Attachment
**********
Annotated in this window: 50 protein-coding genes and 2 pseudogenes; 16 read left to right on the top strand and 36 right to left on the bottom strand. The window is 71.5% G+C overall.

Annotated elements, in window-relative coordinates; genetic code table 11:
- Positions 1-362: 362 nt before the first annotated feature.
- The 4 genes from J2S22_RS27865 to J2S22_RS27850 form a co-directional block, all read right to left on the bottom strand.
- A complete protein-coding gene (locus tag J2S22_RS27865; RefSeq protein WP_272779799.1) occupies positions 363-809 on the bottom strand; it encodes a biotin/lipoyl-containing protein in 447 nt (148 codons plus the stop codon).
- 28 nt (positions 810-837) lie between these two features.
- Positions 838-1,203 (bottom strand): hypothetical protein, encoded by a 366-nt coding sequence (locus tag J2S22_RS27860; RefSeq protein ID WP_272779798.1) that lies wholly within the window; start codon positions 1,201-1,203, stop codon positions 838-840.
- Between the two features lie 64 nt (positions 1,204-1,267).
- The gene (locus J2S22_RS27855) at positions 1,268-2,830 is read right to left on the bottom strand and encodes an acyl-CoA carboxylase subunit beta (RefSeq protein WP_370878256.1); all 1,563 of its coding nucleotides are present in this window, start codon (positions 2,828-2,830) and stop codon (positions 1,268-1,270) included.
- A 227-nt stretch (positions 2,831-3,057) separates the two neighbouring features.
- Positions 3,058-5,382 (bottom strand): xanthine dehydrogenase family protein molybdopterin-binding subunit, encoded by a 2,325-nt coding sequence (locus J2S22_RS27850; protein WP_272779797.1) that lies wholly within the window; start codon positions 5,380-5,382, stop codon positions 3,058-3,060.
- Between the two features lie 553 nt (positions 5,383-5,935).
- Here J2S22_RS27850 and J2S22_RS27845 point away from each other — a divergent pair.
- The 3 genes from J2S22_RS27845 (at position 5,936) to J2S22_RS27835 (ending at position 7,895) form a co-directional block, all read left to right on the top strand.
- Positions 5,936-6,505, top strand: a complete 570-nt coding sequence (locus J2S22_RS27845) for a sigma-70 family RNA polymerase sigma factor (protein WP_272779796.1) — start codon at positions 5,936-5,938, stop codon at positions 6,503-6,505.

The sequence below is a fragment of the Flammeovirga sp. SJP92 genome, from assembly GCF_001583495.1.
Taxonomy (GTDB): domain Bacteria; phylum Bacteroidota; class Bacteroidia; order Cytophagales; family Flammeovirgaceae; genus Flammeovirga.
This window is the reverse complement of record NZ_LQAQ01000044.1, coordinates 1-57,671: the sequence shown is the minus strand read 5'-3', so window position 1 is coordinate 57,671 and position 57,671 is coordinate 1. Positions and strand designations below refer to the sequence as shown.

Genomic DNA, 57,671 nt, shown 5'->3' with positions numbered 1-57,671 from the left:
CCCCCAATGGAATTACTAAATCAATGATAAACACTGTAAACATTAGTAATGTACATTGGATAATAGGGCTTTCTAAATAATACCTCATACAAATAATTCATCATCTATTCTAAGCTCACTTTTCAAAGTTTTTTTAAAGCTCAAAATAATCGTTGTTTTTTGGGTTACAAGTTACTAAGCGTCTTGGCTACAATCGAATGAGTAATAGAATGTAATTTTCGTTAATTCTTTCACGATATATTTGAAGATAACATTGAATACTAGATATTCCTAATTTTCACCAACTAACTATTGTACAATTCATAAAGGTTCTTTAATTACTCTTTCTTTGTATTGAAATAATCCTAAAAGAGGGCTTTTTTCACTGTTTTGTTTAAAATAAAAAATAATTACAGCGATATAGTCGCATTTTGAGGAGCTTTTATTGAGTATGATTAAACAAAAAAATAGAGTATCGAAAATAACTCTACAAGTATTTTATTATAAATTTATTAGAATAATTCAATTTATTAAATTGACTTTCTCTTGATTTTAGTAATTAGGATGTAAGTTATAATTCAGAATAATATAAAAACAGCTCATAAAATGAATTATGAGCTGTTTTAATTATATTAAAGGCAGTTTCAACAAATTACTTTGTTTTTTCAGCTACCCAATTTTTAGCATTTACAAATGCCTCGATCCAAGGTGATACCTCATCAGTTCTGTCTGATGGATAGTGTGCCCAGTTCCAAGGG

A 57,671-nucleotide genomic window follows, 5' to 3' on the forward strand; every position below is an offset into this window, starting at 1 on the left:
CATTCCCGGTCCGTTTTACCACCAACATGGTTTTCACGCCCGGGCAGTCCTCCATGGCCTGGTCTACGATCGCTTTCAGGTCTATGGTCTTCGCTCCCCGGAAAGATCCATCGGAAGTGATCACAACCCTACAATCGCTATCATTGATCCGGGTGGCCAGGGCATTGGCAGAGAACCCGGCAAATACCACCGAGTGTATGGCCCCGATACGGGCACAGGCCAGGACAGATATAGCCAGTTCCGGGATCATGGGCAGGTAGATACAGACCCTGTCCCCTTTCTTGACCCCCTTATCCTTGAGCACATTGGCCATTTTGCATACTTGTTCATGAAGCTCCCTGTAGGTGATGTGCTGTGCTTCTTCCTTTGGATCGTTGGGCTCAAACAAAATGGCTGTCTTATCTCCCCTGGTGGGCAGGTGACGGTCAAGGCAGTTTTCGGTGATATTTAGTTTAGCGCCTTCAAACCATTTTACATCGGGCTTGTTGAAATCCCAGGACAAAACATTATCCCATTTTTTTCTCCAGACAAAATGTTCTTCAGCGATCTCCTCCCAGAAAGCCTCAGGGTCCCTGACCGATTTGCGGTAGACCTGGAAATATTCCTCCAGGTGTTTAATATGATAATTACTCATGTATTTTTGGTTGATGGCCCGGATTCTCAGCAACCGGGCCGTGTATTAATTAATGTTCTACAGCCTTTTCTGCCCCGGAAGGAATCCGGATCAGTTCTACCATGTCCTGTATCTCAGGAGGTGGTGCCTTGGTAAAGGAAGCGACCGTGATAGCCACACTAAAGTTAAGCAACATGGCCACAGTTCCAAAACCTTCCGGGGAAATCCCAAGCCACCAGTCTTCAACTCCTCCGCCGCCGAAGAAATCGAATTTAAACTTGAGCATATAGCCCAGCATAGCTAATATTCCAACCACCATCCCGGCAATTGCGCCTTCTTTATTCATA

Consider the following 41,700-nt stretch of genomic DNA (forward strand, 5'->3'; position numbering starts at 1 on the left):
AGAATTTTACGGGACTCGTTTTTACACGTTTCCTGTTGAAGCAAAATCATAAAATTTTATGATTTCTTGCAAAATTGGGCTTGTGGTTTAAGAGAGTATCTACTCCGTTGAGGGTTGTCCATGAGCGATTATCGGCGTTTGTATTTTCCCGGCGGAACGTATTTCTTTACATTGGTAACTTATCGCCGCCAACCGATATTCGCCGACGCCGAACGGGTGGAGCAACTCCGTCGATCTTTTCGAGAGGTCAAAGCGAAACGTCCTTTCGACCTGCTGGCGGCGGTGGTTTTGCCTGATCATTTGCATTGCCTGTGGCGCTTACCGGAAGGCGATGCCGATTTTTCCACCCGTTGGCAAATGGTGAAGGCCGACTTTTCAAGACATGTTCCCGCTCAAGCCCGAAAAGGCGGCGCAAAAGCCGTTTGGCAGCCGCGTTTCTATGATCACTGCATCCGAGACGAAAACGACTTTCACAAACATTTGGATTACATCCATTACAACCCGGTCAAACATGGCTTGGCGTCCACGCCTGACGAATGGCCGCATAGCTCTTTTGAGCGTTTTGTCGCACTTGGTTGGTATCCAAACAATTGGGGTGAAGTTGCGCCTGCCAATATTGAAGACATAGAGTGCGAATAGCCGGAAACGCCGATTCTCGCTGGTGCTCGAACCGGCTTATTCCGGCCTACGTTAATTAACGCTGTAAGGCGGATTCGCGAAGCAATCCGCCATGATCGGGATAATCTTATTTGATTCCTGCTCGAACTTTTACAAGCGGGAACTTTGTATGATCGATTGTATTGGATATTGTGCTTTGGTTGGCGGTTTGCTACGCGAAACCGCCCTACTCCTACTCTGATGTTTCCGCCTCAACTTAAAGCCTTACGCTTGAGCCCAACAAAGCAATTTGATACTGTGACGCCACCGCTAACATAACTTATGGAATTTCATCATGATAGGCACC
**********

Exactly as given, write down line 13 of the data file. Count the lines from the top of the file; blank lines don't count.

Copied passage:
- Here J2S22_RS27850 and J2S22_RS27845 point away from each other — a divergent pair.